Old African huts reassure us about the geomagnetic field
The invisible protective shield of Earth is weakening. The Earth’s magnetic field, reaching far into space, is still protecting our planet from radiations. But for the past 180 years, it has grown steadily weaker.
Should this trend go on, at some point the poles will reverse – the needle of compasses will then be pointing South, no longer North. During this phase of reversal, dangerous cosmic radiation would rain ever harder on Earth.
Right now, the magnetic pole, which happens to be close to the geographical North Pole, is shifting some 50km a year from Canada in the direction of Russia. And the magnetic field has significantly decreased in some places.
The biggest of these weak spots lies in a large area reaching from South Africa to South America: over the South Atlantic, airline passengers are subjected to radiation 1,000 times higher than on other air routes at flying altitude. At these latitudes, the crew of the International Space Station receives 90 percent of it‘s radiation dosis, despite the fact that it is staying there only about ten minutes every day.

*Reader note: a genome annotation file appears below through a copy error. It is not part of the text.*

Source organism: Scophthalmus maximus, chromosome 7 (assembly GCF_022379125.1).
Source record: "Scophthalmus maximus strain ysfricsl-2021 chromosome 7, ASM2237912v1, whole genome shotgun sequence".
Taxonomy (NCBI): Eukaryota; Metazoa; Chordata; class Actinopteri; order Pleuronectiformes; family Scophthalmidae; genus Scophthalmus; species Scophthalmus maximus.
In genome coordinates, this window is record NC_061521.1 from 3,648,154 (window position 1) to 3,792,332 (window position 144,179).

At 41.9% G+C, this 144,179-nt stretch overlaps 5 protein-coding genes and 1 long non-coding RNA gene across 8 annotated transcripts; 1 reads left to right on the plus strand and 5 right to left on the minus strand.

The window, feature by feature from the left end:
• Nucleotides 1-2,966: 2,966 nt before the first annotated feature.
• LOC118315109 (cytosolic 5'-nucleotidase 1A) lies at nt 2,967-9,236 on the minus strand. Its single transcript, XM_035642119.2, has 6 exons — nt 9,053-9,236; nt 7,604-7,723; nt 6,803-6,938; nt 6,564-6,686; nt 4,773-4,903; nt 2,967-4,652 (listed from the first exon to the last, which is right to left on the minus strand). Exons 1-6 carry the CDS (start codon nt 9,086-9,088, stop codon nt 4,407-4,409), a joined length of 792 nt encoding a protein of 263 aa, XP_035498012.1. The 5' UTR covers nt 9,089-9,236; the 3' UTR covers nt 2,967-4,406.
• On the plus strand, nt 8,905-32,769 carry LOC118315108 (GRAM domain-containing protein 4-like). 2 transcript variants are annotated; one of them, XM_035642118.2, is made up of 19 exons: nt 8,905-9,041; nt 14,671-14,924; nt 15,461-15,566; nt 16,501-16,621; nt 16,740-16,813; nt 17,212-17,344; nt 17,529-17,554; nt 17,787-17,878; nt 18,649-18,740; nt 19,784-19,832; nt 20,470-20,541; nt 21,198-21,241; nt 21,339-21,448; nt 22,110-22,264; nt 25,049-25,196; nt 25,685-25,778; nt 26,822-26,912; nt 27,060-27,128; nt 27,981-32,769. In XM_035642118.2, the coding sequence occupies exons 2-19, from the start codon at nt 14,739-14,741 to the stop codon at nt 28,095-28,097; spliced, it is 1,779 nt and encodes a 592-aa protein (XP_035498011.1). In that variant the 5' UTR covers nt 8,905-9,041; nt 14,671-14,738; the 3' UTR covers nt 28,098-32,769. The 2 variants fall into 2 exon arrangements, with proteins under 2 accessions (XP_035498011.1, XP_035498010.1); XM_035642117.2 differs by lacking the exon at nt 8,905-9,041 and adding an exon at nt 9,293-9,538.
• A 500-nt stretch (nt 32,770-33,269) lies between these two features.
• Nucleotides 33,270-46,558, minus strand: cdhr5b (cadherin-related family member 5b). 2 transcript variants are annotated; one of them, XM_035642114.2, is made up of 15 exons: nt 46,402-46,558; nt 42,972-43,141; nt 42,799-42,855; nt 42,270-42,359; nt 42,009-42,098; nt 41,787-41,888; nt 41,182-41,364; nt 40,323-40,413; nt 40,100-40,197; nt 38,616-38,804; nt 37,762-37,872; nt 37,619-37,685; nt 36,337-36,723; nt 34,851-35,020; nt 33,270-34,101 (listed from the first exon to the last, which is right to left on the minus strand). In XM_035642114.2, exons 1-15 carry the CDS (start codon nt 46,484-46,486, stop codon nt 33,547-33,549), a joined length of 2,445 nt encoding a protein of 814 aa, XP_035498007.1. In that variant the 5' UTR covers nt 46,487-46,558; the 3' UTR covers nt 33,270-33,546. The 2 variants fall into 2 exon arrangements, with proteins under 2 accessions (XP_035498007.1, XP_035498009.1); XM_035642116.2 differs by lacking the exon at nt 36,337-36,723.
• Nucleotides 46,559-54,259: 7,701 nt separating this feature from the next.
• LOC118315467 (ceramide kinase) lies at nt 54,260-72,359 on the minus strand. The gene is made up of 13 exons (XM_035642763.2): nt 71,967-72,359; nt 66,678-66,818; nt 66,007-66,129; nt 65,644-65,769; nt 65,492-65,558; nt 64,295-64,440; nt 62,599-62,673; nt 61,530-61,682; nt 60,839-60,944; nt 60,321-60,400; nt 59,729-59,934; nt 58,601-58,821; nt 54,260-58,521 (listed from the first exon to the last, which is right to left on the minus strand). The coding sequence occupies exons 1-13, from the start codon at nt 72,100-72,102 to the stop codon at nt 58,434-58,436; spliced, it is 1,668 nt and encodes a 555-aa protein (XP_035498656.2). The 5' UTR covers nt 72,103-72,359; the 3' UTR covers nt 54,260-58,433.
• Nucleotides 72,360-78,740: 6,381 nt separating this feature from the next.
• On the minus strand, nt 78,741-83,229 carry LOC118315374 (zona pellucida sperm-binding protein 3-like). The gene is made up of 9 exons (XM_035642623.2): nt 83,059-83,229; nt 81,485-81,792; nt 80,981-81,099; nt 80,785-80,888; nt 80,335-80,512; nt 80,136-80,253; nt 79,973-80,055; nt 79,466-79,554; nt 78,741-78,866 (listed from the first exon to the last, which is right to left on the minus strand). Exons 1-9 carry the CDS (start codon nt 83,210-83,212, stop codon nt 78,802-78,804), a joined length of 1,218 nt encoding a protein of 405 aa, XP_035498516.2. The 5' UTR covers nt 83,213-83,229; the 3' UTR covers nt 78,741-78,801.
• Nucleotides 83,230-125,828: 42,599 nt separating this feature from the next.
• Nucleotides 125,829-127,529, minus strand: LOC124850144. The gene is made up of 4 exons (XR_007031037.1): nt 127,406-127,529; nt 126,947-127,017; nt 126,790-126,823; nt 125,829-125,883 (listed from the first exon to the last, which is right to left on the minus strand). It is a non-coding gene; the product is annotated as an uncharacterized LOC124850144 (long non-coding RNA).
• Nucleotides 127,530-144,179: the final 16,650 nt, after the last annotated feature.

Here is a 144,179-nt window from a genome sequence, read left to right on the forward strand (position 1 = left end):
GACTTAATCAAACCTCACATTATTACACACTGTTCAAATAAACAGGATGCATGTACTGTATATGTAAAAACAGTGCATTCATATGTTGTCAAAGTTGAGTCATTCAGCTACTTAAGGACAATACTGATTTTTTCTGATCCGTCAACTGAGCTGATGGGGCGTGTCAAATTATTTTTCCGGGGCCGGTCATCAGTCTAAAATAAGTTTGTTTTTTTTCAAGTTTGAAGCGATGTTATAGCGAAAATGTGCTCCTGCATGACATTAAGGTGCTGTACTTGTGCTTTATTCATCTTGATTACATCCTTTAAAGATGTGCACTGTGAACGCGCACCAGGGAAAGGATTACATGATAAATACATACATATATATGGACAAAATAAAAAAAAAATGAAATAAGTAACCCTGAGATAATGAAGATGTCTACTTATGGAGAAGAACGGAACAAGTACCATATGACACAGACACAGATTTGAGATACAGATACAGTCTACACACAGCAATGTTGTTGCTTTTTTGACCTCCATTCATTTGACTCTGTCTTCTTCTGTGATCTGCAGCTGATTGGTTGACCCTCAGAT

Scientists believe that it is in these regions that the next polar reversal will take ist start. If these zones expand in surface, and if other similar zones appear, then the reversal will get going.
In order to know if things will reach that point, scientists are trying to discover how the magnetic field has evolved in earlier centuries. A probant answer is now being brought by the floors of thousand years old clay huts in Africa.
These floors are keeping an imprint of the magnetic field as it was in prior centuries – thanks to a local custom: the inhabitants of the banks of Limpopo-River, at the border of South Africa with Zimbabwe and Botswana, used to ritually burn down their huts when there was a drought.
The heat of the fire, reaching above 1,000 deg Celsius, transformed the clay: when the fire died out and the soil cooled down, magnetic minerals contained in the clay shifted position to align themselves with the magnetic field such is as it was reigning at the time.